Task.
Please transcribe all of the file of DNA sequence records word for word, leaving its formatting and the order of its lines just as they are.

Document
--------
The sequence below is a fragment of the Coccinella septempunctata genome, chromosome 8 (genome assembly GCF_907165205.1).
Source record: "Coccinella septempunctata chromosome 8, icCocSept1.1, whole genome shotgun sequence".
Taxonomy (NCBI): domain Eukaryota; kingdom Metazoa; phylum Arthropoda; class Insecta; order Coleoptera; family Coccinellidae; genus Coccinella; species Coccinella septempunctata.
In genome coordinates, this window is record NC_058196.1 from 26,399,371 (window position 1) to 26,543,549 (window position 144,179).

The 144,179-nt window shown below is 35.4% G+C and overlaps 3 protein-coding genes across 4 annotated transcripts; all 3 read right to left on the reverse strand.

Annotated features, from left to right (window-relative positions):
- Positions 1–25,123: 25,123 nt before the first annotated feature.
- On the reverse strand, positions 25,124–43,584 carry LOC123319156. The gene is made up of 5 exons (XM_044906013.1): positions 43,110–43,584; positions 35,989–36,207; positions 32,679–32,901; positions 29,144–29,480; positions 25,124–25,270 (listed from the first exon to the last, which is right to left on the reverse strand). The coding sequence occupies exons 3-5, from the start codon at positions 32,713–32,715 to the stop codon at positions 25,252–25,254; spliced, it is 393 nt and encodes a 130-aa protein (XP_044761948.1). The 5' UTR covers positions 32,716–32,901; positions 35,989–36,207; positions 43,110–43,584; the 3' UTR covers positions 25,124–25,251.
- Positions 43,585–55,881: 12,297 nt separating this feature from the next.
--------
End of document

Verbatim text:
The sequence below is a fragment of the Coccinella septempunctata genome, chromosome 8 (genome assembly GCF_907165205.1).
Source record: "Coccinella septempunctata chromosome 8, icCocSept1.1, whole genome shotgun sequence".
Taxonomy (NCBI): domain Eukaryota; kingdom Metazoa; phylum Arthropoda; class Insecta; order Coleoptera; family Coccinellidae; genus Coccinella; species Coccinella septempunctata.
In genome coordinates, this window is record NC_058196.1 from 26,399,371 (window position 1) to 26,543,549 (window position 144,179).

The 144,179-nt window shown below is 35.4% G+C and overlaps 3 protein-coding genes across 4 annotated transcripts; all 3 read right to left on the reverse strand.

Annotated features, from left to right (window-relative positions):
- Positions 1–25,123: 25,123 nt before the first annotated feature.
- On the reverse strand, positions 25,124–43,584 carry LOC123319156. The gene is made up of 5 exons (XM_044906013.1): positions 43,110–43,584; positions 35,989–36,207; positions 32,679–32,901; positions 29,144–29,480; positions 25,124–25,270 (listed from the first exon to the last, which is right to left on the reverse strand). The coding sequence occupies exons 3-5, from the start codon at positions 32,713–32,715 to the stop codon at positions 25,252–25,254; spliced, it is 393 nt and encodes a 130-aa protein (XP_044761948.1). The 5' UTR covers positions 32,716–32,901; positions 35,989–36,207; positions 43,110–43,584; the 3' UTR covers positions 25,124–25,251.
- Positions 43,585–55,881: 12,297 nt separating this feature from the next.